13. Lederman RJ: The tremulous bow arm: technical or neurological? Pre- sented at the 28th Annual Symposium of Medical Problems of Per- 1. Deuschl G, Bain P, Brin M. Consensus statement of the Movement forming Artists, 2010, Aspen Colorado.
Disorder Society on Tremor. Ad Hoc Scientific Committee. Mov.
14. Nakashima K, et al. Reciprocal inhibition between forearm muscles in Disord. 1998; 13 (suppl 3):2–23.
patients with writer's cramp and other occupational cramps, sympto- 2. Rothwell JC, Traub MM, Marsden CD. Primary writing tremor. J matic hemidystonia and hemiparesis due to stroke. Brain 1989; 112 (pt Neurol Neurosurg Psychiatr 1979; 42:1106–1114.
3. Rosenbaum F, Jankovic J. Focal task-specific tremor and dystonia: cat- 15. Panizza M, Lelli S, Nilsson J, Hallett M. H-reflex recovery curve and egorization of occupational movement disorders. Neurology 1988; reciprocal inhibition of H-reflex in different kinds of dystonia. Neurol- ogy 1990; 40:824–828.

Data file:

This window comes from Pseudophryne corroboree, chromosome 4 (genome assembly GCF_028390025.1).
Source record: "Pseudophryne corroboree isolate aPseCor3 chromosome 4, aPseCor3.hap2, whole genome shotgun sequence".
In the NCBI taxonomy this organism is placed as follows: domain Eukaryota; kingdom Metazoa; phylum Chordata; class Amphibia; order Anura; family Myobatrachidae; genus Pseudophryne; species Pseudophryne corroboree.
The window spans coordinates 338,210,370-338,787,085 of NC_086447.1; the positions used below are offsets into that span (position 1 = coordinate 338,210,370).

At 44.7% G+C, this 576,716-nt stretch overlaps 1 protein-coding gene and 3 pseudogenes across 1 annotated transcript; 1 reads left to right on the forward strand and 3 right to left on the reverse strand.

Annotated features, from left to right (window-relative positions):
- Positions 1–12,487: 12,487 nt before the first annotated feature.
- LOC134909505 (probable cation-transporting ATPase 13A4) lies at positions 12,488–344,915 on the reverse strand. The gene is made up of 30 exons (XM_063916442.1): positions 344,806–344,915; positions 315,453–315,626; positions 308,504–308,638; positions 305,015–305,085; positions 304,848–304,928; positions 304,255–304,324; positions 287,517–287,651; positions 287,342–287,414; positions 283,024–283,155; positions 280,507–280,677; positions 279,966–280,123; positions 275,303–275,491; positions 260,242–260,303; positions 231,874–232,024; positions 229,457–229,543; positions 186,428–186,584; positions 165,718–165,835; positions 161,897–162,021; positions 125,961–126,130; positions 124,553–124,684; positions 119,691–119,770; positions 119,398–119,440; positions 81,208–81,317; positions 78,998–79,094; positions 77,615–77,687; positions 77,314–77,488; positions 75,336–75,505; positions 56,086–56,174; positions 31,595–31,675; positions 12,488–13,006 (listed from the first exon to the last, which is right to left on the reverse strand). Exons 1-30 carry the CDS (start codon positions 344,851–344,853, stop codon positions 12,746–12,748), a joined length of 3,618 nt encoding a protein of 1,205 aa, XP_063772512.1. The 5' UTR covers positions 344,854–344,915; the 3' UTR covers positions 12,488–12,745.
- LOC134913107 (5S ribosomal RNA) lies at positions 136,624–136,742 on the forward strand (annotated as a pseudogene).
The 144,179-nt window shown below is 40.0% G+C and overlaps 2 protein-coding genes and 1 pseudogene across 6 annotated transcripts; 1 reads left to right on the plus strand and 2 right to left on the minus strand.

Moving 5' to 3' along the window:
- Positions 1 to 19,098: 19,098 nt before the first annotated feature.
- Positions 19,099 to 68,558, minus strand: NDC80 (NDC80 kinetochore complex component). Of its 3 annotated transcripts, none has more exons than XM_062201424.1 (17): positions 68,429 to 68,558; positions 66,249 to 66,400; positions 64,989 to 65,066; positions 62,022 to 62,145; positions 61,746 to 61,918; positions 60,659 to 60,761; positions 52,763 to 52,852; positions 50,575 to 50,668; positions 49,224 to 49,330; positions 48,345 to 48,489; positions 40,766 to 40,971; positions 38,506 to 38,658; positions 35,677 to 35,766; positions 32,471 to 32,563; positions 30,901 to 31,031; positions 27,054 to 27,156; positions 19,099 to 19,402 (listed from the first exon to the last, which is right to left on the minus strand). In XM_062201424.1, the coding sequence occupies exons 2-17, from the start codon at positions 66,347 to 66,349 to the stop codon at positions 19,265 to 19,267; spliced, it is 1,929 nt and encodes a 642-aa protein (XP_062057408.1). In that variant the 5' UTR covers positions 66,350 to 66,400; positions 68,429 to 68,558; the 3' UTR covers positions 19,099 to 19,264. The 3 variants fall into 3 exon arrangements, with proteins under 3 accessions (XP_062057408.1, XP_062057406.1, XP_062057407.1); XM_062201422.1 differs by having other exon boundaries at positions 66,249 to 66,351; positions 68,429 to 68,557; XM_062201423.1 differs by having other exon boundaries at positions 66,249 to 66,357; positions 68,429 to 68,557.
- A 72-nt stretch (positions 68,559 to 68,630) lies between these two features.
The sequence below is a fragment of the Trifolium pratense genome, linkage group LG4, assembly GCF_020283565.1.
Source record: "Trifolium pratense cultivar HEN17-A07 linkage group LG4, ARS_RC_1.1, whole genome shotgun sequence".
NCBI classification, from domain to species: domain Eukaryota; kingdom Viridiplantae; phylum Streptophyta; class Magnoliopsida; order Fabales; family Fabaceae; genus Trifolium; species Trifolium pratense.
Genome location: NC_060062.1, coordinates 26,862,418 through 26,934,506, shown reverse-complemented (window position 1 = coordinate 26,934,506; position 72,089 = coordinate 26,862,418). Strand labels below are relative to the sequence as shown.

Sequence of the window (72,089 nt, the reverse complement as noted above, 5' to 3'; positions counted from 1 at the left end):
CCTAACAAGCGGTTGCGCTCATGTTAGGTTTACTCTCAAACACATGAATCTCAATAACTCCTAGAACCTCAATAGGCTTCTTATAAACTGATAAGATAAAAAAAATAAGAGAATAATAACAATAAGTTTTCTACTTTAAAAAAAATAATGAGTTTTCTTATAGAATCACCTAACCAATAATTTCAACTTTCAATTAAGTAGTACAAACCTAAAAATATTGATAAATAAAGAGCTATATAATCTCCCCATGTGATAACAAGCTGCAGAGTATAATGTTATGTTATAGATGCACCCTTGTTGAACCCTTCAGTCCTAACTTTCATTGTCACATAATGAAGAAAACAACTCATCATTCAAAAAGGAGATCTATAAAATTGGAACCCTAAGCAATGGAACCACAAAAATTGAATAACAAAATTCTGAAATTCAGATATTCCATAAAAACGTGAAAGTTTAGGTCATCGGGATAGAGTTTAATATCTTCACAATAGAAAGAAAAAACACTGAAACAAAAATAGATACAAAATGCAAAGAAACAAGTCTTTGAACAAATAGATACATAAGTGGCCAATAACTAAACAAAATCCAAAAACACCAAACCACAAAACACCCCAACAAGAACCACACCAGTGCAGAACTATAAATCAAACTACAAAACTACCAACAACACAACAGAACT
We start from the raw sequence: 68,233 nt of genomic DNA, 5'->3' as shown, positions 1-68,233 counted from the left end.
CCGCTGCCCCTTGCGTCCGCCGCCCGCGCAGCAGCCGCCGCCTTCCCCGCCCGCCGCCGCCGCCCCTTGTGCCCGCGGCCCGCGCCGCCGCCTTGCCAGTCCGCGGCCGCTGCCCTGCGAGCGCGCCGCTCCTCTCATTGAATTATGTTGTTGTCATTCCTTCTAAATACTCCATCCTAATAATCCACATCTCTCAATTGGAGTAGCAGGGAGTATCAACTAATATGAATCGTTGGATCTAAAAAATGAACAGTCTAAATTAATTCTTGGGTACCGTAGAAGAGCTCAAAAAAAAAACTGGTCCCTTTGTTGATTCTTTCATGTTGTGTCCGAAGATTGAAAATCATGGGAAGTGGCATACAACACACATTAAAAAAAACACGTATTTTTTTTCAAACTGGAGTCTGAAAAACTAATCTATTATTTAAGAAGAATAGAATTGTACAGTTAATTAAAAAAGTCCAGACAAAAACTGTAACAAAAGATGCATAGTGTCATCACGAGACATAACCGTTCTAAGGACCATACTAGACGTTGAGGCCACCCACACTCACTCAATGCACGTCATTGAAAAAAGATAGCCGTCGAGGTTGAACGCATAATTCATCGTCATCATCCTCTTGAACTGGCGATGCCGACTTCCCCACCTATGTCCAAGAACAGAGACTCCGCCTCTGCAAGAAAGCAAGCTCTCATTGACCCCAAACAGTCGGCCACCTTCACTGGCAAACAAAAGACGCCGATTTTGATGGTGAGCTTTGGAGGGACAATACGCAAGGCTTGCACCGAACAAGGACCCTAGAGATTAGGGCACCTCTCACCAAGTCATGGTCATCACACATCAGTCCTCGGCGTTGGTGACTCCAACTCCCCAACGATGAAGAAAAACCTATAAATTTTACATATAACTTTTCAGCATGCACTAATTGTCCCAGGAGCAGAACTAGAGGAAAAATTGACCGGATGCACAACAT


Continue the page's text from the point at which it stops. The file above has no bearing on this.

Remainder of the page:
4. Bain PG, et al. Primary writing tremor. Brain 1995; 118(pt 16. Tinazzi M, et al. Effects of transcutaneous electrical nerve stimulation on motor cortex excitability in writer's cramp: Neurophysiological and 5. Hai C, Yu-ping W, Hua W, Ying S. Advances in primary writing clinical correlations. Move Disord 2006; 21:1908–1913.
tremor. Parkinsonism Relat Disord 2010; 16:561–565.
Ridding MC, Sheean G, Rothwell JC, et al. Changes in the balance 6. Meunier S, et al. TENS is harmful in primary writing tremor. Clin Neu- between motor cortical excitation and inhibition in focal, task specific rophysiol 2011; 122:171–175.
dystonia. J Neurol Neurosurg Psychiatr 1995; 59:493–498.
7. Berg D, Preibisch C, Hofmann E, Naumann M. Cerebral activation 18. Chen R, Wassermann EM, Caños M, Hallett M. Impaired inhibition pattern in primary writing tremor. J Neurol Neurosurg Psychiatr 2000; in writer's cramp during voluntary muscle activation. Neurology 1997; 8. Modugno N, et al. Neurophysiological investigations in patients with 19. Minguez-Castellanos A, et al. Primary writing tremor treated by primary writing tremor. Mov Disord 2002; 17:1336–1340.
chronic thalamic stimulation. Mov Disord 1999; 14:1030–1033.
9. Espay AJ, Chen R. Primary writing tremor and writer's cramp: distinct 20. Racette BA, Dowling J, Randle J, Mink JW. Thalamic stimulation for phenomenology, diverging pathophysiology. Clin Neurophysiol 2011; primary writing tremor. J Neurol 2001; 248:380–382.
226 Medical Problems of Performing Artists

Source: http://www.immm.hmtm-hannover.de/fileadmin/www.immm/Publikationen/Lee_Altenmueller_MPPA_12.pdf